3 relaxation techniques for excessive worrying and anxiety
If you struggle to handle excessive worrying or fear that you might suffer from anxiety, there is a lot you can do to help yourself. There are many ways to manage stress, be it through regular physical exercise, eating healthily, maintaining a sensible work and life balance and/or seeking support from a qualified counsellor. Incorporating relaxation exercises into your daily routine gives you some time to recharge, feel grounded and in control of yourself. It is an excellent strategy to prevent stress-related problems such as burnout, as well as to manage panic attacks.
The best relaxation practice is the one with which you identify the most. Below I suggest 3 techniques I usually recommend to my clients. To find out what works for you, test them out for free on YouTube. You can also purchase some very good audio CD’s at amazon and listen to them on your mp3 player. Make sure you do your relaxation exercises at least 5 days/week. The more committed you are to keeping a relaxation routine, the quicker you will enjoy its benefits.
Here are 3 relaxation techniques for excessive worrying and anxiety:
Progressive Muscle Relaxation (PMR)
PMR focuses on the relaxation of muscle groups, one by one, starting on your toes and working your way up to your face and jaw muscles.
How it works: Contract a group muscle for 5 seconds and then release for 30 seconds while fully enjoying that feeling of relaxation.
Resources: if you prefer guided PMR exercises, I recommend the following:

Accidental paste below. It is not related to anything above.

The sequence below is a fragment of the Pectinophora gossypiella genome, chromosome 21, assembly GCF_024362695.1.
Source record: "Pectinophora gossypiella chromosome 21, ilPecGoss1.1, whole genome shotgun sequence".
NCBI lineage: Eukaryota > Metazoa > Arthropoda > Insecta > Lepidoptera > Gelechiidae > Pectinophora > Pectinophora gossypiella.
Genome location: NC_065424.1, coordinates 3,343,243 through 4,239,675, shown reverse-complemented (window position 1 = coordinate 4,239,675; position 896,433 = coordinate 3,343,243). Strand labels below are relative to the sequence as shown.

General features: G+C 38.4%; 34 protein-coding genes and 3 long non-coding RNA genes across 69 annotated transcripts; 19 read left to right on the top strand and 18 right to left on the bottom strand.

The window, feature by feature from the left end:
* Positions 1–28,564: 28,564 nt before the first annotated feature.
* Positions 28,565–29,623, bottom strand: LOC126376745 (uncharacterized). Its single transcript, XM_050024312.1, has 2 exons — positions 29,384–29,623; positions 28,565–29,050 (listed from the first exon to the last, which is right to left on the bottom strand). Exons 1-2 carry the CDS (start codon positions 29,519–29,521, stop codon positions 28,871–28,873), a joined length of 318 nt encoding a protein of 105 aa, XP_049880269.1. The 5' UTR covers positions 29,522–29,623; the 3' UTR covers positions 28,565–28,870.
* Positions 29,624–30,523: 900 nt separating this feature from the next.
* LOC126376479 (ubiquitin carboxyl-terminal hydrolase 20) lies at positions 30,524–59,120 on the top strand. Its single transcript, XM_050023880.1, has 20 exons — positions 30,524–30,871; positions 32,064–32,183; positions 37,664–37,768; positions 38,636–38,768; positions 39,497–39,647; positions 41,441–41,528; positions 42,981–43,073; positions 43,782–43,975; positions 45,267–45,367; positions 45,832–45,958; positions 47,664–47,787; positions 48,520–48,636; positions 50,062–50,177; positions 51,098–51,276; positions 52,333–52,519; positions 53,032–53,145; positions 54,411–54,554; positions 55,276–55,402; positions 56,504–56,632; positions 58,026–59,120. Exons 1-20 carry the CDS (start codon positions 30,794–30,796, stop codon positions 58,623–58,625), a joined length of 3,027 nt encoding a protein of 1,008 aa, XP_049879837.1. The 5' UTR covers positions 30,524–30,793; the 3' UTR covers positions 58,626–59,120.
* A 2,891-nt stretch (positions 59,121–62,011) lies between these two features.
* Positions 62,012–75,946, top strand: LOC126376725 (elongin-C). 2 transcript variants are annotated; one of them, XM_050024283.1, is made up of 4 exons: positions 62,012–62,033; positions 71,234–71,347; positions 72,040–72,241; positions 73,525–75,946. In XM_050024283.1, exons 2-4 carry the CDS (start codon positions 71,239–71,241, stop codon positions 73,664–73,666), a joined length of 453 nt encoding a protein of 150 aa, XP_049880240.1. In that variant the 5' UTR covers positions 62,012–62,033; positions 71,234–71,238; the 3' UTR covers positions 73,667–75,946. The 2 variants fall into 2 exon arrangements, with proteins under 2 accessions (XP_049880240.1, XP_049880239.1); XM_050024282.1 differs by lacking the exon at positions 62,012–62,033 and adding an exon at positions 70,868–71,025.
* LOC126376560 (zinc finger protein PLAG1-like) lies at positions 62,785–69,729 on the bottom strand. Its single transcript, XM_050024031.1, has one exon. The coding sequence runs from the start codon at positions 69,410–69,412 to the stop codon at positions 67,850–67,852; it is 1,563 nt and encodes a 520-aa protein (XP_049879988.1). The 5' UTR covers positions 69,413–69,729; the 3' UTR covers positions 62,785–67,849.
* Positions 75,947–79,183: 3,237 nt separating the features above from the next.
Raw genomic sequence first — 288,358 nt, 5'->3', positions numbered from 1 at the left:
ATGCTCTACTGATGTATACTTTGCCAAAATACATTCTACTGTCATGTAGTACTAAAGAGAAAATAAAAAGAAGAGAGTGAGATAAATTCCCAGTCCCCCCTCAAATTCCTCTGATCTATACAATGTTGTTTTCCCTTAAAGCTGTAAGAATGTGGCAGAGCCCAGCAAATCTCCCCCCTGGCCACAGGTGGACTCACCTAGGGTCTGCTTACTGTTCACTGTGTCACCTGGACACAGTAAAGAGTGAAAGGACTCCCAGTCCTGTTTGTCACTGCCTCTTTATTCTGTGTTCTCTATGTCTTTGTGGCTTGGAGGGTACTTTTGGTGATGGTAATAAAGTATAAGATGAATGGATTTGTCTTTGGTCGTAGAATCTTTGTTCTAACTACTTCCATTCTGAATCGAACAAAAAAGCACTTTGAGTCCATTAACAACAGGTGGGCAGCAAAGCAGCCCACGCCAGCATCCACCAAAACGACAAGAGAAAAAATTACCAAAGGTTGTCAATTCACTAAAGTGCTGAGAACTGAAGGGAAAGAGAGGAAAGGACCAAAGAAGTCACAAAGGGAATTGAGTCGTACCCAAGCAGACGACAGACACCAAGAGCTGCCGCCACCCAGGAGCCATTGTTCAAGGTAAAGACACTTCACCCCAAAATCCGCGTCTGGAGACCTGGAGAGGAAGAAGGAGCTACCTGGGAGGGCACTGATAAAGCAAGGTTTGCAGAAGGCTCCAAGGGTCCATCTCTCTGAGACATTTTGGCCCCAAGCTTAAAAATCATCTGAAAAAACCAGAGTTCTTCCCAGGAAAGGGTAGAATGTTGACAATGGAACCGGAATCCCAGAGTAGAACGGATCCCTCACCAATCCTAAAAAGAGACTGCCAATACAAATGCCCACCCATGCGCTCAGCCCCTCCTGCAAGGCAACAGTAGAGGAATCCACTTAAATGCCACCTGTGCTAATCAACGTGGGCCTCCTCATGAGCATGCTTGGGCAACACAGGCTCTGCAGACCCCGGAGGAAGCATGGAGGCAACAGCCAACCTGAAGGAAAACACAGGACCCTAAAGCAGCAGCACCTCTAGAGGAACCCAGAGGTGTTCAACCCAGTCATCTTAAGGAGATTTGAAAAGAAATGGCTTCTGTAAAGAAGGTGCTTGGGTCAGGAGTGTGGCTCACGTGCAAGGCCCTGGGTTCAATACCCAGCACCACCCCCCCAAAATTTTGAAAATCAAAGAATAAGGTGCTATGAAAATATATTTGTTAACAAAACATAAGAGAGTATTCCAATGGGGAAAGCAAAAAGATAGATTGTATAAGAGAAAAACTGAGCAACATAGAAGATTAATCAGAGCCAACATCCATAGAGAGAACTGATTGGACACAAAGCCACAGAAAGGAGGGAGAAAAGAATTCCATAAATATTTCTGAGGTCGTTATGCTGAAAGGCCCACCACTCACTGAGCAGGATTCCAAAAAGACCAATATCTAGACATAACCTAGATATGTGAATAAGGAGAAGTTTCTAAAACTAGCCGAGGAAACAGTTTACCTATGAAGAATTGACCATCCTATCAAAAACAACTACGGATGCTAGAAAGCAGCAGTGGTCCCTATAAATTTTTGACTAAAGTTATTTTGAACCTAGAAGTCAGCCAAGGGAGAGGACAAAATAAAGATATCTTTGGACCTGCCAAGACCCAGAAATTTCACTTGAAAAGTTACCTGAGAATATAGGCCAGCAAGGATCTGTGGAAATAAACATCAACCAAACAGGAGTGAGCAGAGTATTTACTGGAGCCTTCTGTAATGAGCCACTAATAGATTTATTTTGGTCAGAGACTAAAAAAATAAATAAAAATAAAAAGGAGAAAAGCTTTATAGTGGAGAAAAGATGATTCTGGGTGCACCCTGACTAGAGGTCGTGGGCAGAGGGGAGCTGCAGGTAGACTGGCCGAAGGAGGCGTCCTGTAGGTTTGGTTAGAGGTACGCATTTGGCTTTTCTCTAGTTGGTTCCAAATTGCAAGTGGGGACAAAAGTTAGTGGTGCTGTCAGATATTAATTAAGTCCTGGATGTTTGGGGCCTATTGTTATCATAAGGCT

Progressive Muscle Relaxation after E. Jacobson: Exercises for Deep Holistic Relaxation, by Carola Riss-Tafiilaj
Progressive muscle relaxation (WITH music), by Relax For A While
The Relaxation Response is a meditation modality that concentrates on breathing, relaxation of the muscles and management of distractive/negative thoughts.
How it works: follow the steps below:
1- Find a comfortable position in a quiet environment.
2- Close your eyes.
3- Relax all muscles starting on your face and moving all the way down to your toes.
4- Focus on you breathing and say “one” in your mind when breathing out.
5- When a thought races through your mind, say “one” in your mind again.
Continue doing that for 10 to 20 minutes.
Resources: if you prefer guided Relaxation Response exercises, I recommend the following:
Ten Minutes To Relax – Living the Love Response, by Eva Selhub
Relaxation Response Video Exercise: Meditate with Peg Baim, MS, NP
Visualisation is the practice of using the mind to picture oneself in a calm and safe place. Imagining yourself in a tranquil and pleasant environment helps you relax body and mind, while distracts you from negative and often unproductive thoughts.
How it works: Seat comfortably somewhere quiet. Close your eyes and mentally choose a safe, relaxing place as somewhere clean and calming. Imagine yourself in that place; enjoying everything it has to offer in a serene, tranquil and untroubled way. Feel your body and mind relax while you immerse yourself in that environment.
Resources: if you prefer guided Visualisation exercises, I recommend the following:
Beginner’s Guide to Meditation & Visualisation, by Sally-Ann Taylor
Ocean Escape (with music): Walk Along the Beach Guided Meditation and Visualization, by Relax For A While